Airline body scanners


A ground swell seems to be building against the introduction of full body scanners at airports around the world.  The SMH reports today that Dubai has banned the scanners for privacy reasons.  On top of privacy concerns there are concerns about the radiation from the machines calling cancer.

One of my sisters is a radiologist.  She is a leader in her field of breast cancer screening and has published over 20 papers on the subject.  I asked her about the danger of extra radiation the other day.  She said that more radiation means more deaths, as simple as that.  If full body scanning becomes ubiquitous then tens of billions of scans at 0.1micro sieverts per scan will cause either hundreds or possibly thousands of extra deaths.

A full chest x-ray is apparently 100 micro sieverts; a lot more than a body scan.  The radiation is not intended to penetrate the body, but instead ‘back scatter’ from the skin to give an image of anything under clothing.  Moreover, airline travel involves a lot of radiation anyway.  A body scans equates to a few minutes of flying at altitude (I spend nearly 200 hours per year up in the air), and you inhale some nasty compounds when flying; who knows what they do to you.  But there is a problem will calibration.  A properly operated machine will give 0.1 micro sieverts but some machines will give much more, even ignoring the temptation for operaters to turn them up.

The cancer risk is low.  Probably a few hundred people will die young per decade if full body scanning is implemented world-wide.  The problem is that the terrorism risk is low too.  How many extra people do you expect to die on aircraft from terrorism over the next decade if the scanners are not installed —  a few hundred maybe, or fewer?  It is hard to compare improbable events.  We don’t know whether the cancer risk is higher or whether the terrorist attack risk (attacks that would not otherwise be prevented) is higher.

What weighs against the scanners is the right to privacy.  Going into public spaces involves giving up the right to some privacy.  The police have a reasonable right to insist the drivers submit to breath tests, for instance.  Saliva tests are on the edge of what is reasonable and they do not have the right to test your blood.  Police, in Australia, do not have the right to stop and search citizens without due cause (they soon will in WA).

I think I know how this will pan out politically.  The fear of terrorism will trump privacy and radiation issues if terrorism is front of mind.  Opposition to the scanners was building slowly until the planned attacks at Christmas time were narrowly thwarted.  Then, terrorism was back to front of mind.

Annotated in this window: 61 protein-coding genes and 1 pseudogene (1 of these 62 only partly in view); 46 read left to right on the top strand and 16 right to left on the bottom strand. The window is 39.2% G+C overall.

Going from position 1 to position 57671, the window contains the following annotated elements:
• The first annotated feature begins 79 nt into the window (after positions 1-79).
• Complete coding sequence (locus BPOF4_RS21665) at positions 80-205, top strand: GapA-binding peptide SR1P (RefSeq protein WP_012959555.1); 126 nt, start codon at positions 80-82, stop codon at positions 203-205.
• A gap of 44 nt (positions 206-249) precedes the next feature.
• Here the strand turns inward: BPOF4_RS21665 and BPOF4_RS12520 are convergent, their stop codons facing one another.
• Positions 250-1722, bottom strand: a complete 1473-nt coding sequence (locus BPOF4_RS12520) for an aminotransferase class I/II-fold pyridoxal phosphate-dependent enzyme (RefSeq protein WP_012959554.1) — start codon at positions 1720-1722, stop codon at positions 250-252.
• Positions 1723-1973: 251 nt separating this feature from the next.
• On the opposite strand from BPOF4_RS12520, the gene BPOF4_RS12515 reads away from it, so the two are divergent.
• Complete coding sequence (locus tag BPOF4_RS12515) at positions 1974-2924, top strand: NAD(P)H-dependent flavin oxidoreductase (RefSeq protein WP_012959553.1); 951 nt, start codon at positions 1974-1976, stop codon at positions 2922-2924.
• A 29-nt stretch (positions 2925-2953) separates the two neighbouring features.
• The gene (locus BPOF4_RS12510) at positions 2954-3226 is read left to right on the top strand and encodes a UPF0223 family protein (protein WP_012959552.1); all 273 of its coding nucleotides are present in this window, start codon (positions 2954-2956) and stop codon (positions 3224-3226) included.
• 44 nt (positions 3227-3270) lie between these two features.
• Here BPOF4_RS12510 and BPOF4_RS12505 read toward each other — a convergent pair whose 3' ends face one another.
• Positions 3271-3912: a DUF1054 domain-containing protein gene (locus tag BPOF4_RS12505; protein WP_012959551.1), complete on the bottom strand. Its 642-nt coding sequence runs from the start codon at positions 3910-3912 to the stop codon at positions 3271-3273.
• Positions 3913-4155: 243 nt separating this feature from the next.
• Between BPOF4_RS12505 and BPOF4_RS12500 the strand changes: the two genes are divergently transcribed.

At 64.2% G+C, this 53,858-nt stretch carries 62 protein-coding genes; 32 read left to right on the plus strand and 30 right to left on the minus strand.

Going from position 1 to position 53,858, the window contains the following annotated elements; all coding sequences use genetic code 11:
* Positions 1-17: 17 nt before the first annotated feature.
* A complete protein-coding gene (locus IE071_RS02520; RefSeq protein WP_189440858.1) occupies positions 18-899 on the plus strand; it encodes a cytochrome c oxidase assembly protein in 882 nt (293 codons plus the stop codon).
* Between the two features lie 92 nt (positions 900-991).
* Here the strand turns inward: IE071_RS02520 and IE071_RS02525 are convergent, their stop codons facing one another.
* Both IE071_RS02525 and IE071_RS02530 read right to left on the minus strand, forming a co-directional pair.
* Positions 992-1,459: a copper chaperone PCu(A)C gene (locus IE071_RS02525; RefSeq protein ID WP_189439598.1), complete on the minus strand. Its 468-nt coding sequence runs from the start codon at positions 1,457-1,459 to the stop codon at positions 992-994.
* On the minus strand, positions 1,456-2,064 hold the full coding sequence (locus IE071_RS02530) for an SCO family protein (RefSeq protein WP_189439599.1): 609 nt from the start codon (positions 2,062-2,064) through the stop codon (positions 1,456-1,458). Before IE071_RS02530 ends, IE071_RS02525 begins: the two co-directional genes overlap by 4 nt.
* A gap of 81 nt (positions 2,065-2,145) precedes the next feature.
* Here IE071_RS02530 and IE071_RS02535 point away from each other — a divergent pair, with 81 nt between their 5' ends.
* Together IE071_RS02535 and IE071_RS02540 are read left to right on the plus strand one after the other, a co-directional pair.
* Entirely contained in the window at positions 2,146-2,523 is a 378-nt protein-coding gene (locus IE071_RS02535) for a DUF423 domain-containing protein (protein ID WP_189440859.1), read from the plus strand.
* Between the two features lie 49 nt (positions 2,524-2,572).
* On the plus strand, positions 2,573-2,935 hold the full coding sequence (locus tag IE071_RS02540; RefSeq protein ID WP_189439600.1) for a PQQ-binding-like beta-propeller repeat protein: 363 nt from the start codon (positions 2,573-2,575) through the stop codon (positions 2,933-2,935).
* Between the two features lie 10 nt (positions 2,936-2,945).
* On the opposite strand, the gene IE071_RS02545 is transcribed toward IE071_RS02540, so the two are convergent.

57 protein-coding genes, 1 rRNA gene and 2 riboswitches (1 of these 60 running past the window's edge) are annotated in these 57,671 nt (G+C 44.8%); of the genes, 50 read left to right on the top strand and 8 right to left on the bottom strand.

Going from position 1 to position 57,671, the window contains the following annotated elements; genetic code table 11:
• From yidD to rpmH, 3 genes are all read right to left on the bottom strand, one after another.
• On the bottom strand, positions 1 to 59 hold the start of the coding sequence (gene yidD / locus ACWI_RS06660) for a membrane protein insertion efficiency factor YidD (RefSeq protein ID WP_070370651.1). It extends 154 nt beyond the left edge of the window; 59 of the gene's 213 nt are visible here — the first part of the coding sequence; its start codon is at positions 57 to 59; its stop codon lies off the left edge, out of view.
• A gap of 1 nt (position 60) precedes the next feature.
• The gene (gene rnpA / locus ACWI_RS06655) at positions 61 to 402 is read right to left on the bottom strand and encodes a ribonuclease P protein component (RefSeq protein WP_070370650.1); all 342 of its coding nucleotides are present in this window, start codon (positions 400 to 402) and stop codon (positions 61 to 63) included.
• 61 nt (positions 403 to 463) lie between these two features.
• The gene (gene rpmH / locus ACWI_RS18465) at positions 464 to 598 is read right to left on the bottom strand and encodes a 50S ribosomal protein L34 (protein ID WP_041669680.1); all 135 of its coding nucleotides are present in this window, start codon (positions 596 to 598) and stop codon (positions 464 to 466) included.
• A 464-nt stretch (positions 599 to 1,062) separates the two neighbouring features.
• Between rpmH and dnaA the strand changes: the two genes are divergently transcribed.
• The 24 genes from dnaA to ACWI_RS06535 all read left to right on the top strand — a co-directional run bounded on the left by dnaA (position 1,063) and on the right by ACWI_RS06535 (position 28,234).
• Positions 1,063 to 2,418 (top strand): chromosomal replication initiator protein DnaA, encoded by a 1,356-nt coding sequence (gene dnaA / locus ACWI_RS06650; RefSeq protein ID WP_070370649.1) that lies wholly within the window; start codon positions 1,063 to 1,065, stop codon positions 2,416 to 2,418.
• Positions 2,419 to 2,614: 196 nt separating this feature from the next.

It seems that the public has hyperbolic discounting of data when it comes to forming subjective probabilities.  Recent events are exponentially more important than more distant events.  This was true after Sept 2001.  It is also true in the global warming debate, where the public’s demand for action on global warming has collapsed since the end of the drought in Eastern Australia.

For me, the scanners are too much and the issue is privacy.  We should be able to go through public spaces without having our naked bodies exposed.  The invasion of privacy does not match the terrorist threat, net of the deaths from extra radiation.

3 Responses to "Airline body scanners"
  1. I wouldn’t be too worried about the radiation dose. According to Wikipedia the expected number of deaths is one per 200 million scans. If those numbers extrapolate with dose, that means about one death per million short-haul flights! Anyway, it depends on the technology – millimetre wave scanners are harmless.

  2. Average background radiation worldwide is about 2.4 millisieverts, about the same as 24,000 airport scans. So the passenger isn’t really at risk in this regard. For radiation workers a maximum exposure of another 20 millisieverts is considered “safe”. For the general public 1 millisievert is considered concerning – but that by itself is 10,000 scans.
    The radiation concern is a red herring where it comes to passengers, of more concern are the operators of the scanners and other airport employees, where continuous regular daily exposure could significantly build up.

  3. Plus there is the simple resource cost of scanning everyone – how many million dollars in capital costs, labour costs and extended checkin times will this cost per net life saved?

    I’d suggest that even within air safety there are an awful lot of things you could put the money into that would give a far bigger payoff.  Computer-assisted ground control systems, for a start.  But of course there’s another cognitive bias operating here – body scanners are salient to the public, ground control isn’t.

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